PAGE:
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Nasdaq halts IPOs of small Chinese companies while it investigates stock numbers




NEW YORK, Oct 22 (Reuters) – Nasdaq Inc ( NDAQ.O ) has put the brakes on initial public offering (IPO) preparations for at least four small Chinese companies as it probes short-lived stock rallies of such firms after their debuts, according to lawyers and bankers who works with such share launches.

The exchange operator’s actions come amid a surge in the shares of Chinese companies that are raising small amounts, typically $50 million or less, in their IPOs. These stocks rise as much as 2,000% in their debuts, only to dive in the days that follow, offending investors bold enough to speculate on penny stocks.

Douglas Ellenoff, a corporate and securities attorney at Ellenoff Grossman & Schole LLP, said he was informed by Nasdaq that certain IPOs will not be allowed to proceed “until they have determined what has been the anomalous trading activity of certain Chinese issuers earlier this year.” “

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“These were last-minute phone calls, just as we thought we were going somewhere with the deals,” Ellenoff said.

Nasdaq began asking the advisers of small Chinese IPO candidates in mid-September. The questions concerned the identity of their existing shareholders, where they live, how much they invest and whether they were offered interest-free debt to participate, according to one of the bankers, Dan McClory, who heads equity capital markets at Boustead Securities.

The lawyers and bankers spoke to Reuters on the condition that the names of the four companies whose listings were halted not be made public.

It is not clear what action Nasdaq will take once it has completed its investigation, and whether all or some of the halted IPOs will be allowed to continue. A Nasdaq spokesman declined to comment.

Seven sources who work on IPOs of small Chinese companies spoke to Reuters on the condition that neither they nor their clients be identified. Those sources said the volatile stock rallies were caused by a few foreign investors who hid their identities and snapped up most of the shares in the offerings, creating a perception that the debuts were in demand.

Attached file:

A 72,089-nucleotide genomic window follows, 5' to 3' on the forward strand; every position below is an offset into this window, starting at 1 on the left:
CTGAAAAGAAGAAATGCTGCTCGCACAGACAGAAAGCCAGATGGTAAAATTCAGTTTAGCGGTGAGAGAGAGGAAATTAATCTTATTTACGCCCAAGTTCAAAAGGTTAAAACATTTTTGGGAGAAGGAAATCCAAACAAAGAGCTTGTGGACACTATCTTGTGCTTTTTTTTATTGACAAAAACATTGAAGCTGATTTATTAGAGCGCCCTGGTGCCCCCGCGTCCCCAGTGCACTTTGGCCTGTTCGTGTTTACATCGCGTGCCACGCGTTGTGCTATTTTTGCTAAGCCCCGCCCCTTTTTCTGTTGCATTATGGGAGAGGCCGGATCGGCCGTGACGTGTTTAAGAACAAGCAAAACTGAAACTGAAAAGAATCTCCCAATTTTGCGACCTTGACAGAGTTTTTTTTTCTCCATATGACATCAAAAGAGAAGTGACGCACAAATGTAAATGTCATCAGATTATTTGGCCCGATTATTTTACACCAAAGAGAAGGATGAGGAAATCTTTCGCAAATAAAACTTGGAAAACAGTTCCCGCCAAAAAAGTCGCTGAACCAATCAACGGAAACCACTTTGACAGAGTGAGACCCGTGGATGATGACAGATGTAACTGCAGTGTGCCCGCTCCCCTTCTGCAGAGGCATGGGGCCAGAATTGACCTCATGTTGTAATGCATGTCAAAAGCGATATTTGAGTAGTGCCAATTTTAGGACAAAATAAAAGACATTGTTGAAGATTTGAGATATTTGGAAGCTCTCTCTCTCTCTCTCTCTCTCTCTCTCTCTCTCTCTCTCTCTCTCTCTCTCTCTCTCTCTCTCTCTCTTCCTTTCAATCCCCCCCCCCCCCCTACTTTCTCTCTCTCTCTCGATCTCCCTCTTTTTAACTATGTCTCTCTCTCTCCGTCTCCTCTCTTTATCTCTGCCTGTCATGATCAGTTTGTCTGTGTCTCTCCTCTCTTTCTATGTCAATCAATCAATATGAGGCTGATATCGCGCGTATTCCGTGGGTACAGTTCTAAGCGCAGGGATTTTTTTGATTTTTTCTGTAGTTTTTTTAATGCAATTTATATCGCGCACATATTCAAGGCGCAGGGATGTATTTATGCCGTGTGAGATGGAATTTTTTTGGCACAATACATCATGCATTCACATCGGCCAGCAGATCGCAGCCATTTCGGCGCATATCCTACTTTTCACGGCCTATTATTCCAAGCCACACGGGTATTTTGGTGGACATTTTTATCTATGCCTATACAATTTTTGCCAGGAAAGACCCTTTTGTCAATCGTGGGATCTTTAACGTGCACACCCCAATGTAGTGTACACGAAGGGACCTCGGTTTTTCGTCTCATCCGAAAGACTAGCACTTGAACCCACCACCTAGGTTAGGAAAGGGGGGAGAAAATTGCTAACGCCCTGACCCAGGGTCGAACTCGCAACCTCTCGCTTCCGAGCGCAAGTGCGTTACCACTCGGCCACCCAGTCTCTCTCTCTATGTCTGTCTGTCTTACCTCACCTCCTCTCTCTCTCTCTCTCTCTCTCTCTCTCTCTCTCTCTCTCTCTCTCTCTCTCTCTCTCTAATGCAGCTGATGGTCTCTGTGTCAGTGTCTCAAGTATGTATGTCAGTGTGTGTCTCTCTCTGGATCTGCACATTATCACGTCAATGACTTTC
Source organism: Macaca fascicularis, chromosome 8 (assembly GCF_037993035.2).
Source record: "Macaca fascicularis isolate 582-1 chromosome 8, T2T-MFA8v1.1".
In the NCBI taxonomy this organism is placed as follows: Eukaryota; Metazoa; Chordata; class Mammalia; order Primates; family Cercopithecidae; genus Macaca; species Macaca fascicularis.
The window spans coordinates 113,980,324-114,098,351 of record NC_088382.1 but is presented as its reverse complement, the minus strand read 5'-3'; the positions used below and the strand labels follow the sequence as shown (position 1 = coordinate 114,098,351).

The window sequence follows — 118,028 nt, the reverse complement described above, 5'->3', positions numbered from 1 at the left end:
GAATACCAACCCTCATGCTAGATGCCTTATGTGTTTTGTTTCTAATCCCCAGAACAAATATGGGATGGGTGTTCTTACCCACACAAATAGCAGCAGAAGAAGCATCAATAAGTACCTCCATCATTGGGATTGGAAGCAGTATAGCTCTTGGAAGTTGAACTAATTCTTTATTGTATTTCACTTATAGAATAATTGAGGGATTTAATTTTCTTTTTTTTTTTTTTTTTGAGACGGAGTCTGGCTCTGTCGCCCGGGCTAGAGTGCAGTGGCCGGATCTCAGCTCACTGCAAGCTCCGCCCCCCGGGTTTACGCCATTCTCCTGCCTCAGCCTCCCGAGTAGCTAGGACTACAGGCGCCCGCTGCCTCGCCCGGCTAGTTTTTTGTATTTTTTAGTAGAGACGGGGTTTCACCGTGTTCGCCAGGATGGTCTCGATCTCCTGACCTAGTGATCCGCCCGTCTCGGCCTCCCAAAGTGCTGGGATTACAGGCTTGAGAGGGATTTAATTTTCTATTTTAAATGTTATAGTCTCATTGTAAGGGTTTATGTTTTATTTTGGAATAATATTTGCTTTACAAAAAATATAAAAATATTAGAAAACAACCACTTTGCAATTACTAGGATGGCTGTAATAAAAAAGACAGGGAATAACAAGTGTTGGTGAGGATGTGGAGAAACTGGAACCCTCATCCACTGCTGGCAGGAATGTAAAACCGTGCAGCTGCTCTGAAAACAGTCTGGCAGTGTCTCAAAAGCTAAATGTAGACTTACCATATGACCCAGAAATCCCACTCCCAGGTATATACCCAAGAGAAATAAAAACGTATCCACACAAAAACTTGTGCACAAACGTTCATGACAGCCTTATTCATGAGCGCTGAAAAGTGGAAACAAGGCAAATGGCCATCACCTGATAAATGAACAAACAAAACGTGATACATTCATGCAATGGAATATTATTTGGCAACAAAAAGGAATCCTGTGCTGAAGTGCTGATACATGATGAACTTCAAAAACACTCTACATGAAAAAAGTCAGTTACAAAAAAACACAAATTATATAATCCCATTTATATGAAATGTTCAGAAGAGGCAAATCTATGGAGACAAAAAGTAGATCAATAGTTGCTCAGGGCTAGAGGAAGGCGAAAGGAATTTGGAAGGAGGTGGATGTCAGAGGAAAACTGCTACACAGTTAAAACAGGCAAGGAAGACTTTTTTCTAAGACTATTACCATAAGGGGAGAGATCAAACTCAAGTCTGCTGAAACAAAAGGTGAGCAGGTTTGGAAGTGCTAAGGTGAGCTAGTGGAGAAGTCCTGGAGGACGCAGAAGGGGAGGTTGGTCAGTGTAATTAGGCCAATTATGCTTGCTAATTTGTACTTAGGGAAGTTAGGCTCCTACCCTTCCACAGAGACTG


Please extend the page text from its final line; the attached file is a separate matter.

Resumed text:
As a result, Chinese IPOs in the U.S. this year have returned an average of a staggering 426% on their first day of trading, compared with 68% for all other IPOs, according to data from Dealogic.

The Securities and Exchange Commission (SEC) and other US financial regulators have yet to announce a case of successful prosecution of such pump-and-dump schemes because Chinese companies and their foreign bankers have so far been effective in carrying them out in secret, the seven the sources said.

An SEC spokesperson did not immediately respond to a request for comment.

SLIP HOLE

Nasdaq’s intervention underscores how liquidity standards it has adopted over the past three years to prevent stock manipulation in small IPOs have loopholes that Chinese companies are exploiting. The rules state that a company going public should have at least 300 investors holding at least 100 shares each, totaling a minimum of $2,500.

Nevertheless, these requirements have not been sufficient to prevent trading manipulation in some penny stocks. Small Chinese companies have been attracted to Nasdaq’s exchange rather than the New York Stock Exchange because the former has traditionally been the arena for red-hot technology startups – an image these companies often try to project.

“Almost all of these microcap IPOs are ‘story’ stocks, where the promoters are trying to convince unsophisticated retail investors that this could be the next Moderna or this could be the next Facebook,” said Jay Ritter, a University of Florida professor who studies IPOs . .

There have been 57 listings of small Chinese companies in the past five years, up from 17 listings in the previous five years, according to Dealogic. So far this year, there have been nine such listings despite the US IPO market facing its worst drought in nearly two decades due to market volatility fueled by the Federal Reserve raising interest rates to fight inflation.

McClory said the trend highlights the looser regulatory requirements for listings in the US compared to China. “It is virtually impossible for these companies to list onshore in China, and now the Hong Kong market has also completely shut down,” he said.

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Reporting by Echo Wang in New York Editing by Greg Roumeliotis and Matthew Lewis

Our standards: Thomson Reuters Trust Principles.



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